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Indigenous food sovereignty

UN Declaration on the Rights of Indigenous Peoples, addresses the sovereignty of indigenous people over their food, traditions, and intellectual property.

Presbyterian News Service/ALC
Monday, May 27, 2013

By Brendan Welsh

I attended a side event of the Permanent Forum on Indigenous Issues entitled, “Our Food Is Our Life.” The presenters elaborated on Article 31 of the UN Declaration on the Rights of Indigenous Peoples, which addresses the sovereignty of indigenous people over their food, traditions, and intellectual property.

Andrea Carmen, executive director of the International Indian Treaty Council, said, “since the Mayan creation story states that human beings are made from corn, Mayans see the issue of genetically modified American corn as a spiritual one.” According to Carmen, “the USDA’s poisonous corn varieties, unfit for human consumption, which have been specifically cultivated for the production of fuel, will be next to impossible to contain now that they have been introduced into the environment.” Danika Littlechild of the Ermineskin Cree Nation of Canada, added, “in Canada, the landscape has been decimated by oil and gas exploration. When I was five years old, I was able to walk around my home and find traditional medicines and food, whereas now, because of herbicides and pesticides, the ecosystem has changed dramatically.” She reminded us that poverty is skyrocketing in her community, where people can neither grow crops, nor afford to buy fresh produce, causing the over-consumption of inexpensive junk food.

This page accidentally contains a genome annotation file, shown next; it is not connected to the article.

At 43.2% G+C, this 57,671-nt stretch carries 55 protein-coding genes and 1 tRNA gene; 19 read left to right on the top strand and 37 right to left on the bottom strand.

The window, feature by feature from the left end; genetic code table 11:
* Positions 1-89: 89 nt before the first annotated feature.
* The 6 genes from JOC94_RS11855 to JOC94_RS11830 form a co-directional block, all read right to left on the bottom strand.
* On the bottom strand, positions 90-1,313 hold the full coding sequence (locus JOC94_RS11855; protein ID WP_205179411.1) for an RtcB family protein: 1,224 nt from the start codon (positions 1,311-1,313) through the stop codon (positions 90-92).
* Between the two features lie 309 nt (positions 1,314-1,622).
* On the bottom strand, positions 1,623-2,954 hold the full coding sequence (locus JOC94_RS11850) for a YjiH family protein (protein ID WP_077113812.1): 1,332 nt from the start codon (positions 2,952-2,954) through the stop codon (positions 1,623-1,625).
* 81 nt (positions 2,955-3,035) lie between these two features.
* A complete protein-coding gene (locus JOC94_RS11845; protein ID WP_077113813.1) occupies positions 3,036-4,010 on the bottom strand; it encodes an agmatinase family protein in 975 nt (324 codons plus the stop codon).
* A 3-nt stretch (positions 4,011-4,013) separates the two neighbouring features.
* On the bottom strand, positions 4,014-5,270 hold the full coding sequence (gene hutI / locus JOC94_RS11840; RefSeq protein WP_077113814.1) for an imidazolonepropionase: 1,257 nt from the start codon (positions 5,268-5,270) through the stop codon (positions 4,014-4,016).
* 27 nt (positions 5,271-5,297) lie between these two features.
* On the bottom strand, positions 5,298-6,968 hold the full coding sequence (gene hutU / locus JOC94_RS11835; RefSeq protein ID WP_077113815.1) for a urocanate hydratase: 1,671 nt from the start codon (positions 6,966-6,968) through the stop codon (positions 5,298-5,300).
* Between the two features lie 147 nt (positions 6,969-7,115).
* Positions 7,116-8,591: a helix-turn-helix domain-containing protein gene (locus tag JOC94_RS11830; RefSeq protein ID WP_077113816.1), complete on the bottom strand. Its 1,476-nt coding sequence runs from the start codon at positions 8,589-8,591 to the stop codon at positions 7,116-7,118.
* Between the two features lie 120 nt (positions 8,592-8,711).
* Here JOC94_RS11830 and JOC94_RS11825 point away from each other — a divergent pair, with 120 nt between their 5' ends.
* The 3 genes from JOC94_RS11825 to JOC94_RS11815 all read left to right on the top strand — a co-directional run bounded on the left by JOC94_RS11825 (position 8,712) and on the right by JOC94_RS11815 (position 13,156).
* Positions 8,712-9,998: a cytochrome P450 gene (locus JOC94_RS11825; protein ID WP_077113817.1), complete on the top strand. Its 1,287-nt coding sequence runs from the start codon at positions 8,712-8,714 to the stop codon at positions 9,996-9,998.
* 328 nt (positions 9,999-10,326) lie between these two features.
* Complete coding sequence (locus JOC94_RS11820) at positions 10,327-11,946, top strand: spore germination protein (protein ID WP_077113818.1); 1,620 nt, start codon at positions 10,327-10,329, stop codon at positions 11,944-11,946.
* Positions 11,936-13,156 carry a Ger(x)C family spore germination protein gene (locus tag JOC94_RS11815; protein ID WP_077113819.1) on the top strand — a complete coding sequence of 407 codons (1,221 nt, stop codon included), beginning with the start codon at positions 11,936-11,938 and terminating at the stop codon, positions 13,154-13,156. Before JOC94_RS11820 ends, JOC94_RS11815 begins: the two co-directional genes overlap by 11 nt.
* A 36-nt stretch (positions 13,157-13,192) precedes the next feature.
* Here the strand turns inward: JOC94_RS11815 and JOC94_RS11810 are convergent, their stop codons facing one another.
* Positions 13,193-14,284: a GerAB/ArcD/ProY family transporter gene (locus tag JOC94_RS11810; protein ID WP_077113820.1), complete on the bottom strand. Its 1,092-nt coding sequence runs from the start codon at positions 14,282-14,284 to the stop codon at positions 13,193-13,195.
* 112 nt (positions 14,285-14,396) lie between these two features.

Tai Pelli, of the United Confederation of Taino People, said, “11% of the land on our planet belongs to indigenous peoples, many of whom are prevented from feeding themselves on their land.” One example she gave of such prevention was U.S. government experimentation with Agent Orange and other chemicals, which occurred on her indigenous land in Puerto Rico. “We have two generations of indigenous people who did not grow up cultivating their own food,” she said. “Our organization is making a collective effort to restore traditional agricultural methods in support of our youth, who are discovering their roots.”

If you are interested in how Jesus is working through Presbyterians to address the root cause of hunger all over the planet, and to reach out to our sisters and brothers, visit the Website of the Presbyterian Hunger Program, which endeavors to, “ensure that at least 50% of its grants are for activities which empower women and/or racial, ethnic, or indigenous people.” The Presbyterian Hunger Program has endorsed and helped fund the handbook, Food Sovereignty for All.

Photo: United Nations Permanent Forum on Indigenous Issues

Source: Presbyterian News Service:

See related article: Boricúa: Agroecology and the return of family agriculture in Puerto Rico:

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